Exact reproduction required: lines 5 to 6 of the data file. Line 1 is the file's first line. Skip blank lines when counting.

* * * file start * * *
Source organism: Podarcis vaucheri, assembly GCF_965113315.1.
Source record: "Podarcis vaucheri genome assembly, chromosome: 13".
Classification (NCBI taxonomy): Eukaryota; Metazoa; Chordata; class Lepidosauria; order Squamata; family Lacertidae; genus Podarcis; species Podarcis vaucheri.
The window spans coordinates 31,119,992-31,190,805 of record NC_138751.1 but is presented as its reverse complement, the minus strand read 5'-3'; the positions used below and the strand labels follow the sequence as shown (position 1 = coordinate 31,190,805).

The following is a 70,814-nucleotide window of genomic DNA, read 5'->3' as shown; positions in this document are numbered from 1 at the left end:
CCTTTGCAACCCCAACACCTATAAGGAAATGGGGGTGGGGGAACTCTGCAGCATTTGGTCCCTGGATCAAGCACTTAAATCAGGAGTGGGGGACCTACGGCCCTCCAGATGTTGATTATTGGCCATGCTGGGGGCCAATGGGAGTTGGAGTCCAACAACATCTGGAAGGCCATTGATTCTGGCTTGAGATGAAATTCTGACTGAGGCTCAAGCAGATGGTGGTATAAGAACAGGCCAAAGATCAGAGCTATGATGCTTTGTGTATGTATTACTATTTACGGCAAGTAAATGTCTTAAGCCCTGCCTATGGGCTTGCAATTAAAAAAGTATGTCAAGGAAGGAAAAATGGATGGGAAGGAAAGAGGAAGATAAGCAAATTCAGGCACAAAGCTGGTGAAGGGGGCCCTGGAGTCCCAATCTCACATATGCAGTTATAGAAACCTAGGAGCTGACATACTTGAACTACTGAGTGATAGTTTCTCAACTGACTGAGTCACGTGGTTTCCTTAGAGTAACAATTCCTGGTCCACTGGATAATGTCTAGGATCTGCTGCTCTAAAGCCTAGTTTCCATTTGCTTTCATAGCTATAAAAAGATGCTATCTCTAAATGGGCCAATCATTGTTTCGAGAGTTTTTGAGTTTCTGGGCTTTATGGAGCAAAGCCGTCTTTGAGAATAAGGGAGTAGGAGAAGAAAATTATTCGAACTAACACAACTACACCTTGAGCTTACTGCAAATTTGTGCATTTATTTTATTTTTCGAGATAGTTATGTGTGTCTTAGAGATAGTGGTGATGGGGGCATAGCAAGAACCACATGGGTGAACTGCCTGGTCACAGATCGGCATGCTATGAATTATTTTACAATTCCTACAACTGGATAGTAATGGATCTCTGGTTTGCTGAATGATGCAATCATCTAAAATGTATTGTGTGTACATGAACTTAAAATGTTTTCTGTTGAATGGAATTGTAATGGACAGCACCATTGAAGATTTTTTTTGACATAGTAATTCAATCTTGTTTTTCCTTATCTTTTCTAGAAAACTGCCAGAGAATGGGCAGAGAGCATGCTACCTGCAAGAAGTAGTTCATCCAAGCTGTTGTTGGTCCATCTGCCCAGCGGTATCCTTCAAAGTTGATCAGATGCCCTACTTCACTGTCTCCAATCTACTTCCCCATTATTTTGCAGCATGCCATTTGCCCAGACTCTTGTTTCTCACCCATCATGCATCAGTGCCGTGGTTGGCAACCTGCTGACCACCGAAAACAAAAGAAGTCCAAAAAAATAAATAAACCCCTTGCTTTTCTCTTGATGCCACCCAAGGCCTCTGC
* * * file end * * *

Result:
The following is a 70,814-nucleotide window of genomic DNA, read 5'->3' as shown; positions in this document are numbered from 1 at the left end:
CCTTTGCAACCCCAACACCTATAAGGAAATGGGGGTGGGGGAACTCTGCAGCATTTGGTCCCTGGATCAAGCACTTAAATCAGGAGTGGGGGACCTACGGCCCTCCAGATGTTGATTATTGGCCATGCTGGGGGCCAATGGGAGTTGGAGTCCAACAACATCTGGAAGGCCATTGATTCTGGCTTGAGATGAAATTCTGACTGAGGCTCAAGCAGATGGTGGTATAAGAACAGGCCAAAGATCAGAGCTATGATGCTTTGTGTATGTATTACTATTTACGGCAAGTAAATGTCTTAAGCCCTGCCTATGGGCTTGCAATTAAAAAAGTATGTCAAGGAAGGAAAAATGGATGGGAAGGAAAGAGGAAGATAAGCAAATTCAGGCACAAAGCTGGTGAAGGGGGCCCTGGAGTCCCAATCTCACATATGCAGTTATAGAAACCTAGGAGCTGACATACTTGAACTACTGAGTGATAGTTTCTCAACTGACTGAGTCACGTGGTTTCCTTAGAGTAACAATTCCTGGTCCACTGGATAATGTCTAGGATCTGCTGCTCTAAAGCCTAGTTTCCATTTGCTTTCATAGCTATAAAAAGATGCTATCTCTAAATGGGCCAATCATTGTTTCGAGAGTTTTTGAGTTTCTGGGCTTTATGGAGCAAAGCCGTCTTTGAGAATAAGGGAGTAGGAGAAGAAAATTATTCGAACTAACACAACTACACCTTGAGCTTACTGCAAATTTGTGCATTTATTTTATTTTTCGAGATAGTTATGTGTGTCTTAGAGATAGTGGTGATGGGGGCATAGCAAGAACCACATGGGTGAACTGCCTGGTCACAGATCGGCATGCTATGAATTATTTTACAATTCCTACAACTGGATAGTAATGGATCTCTGGTTTGCTGAATGATGCAATCATCTAAAATGTATTGTGTGTACATGAACTTAAAATGTTTTCTGTTGAATGGAATTGTAATGGACAGCACCATTGAAGATTTTTTTTGACATAGTAATTCAATCTTGTTTTTCCTTATCTTTTCTAGAAAACTGCCAGAGAATGGGCAGAGAGCATGCTACCTGCAAGAAGTAGTTCATCCAAGCTGTTGTTGGTCCATCTGCCCAGCGGTATCCTTCAAAGTTGATCAGATGCCCTACTTCACTGTCTCCAATCTACTTCCCCATTATTTTGCAGCATGCCATTTGCCCAGACTCTTGTTTCTCACCCATCATGCATCAGTGCCGTGGTTGGCAACCTGCTGACCACCGAAAACAAAAGAAGTCCAAAAAAATAAATAAACCCCTTGCTTTTCTCTTGATGCCACCCAAGGCCTCTGC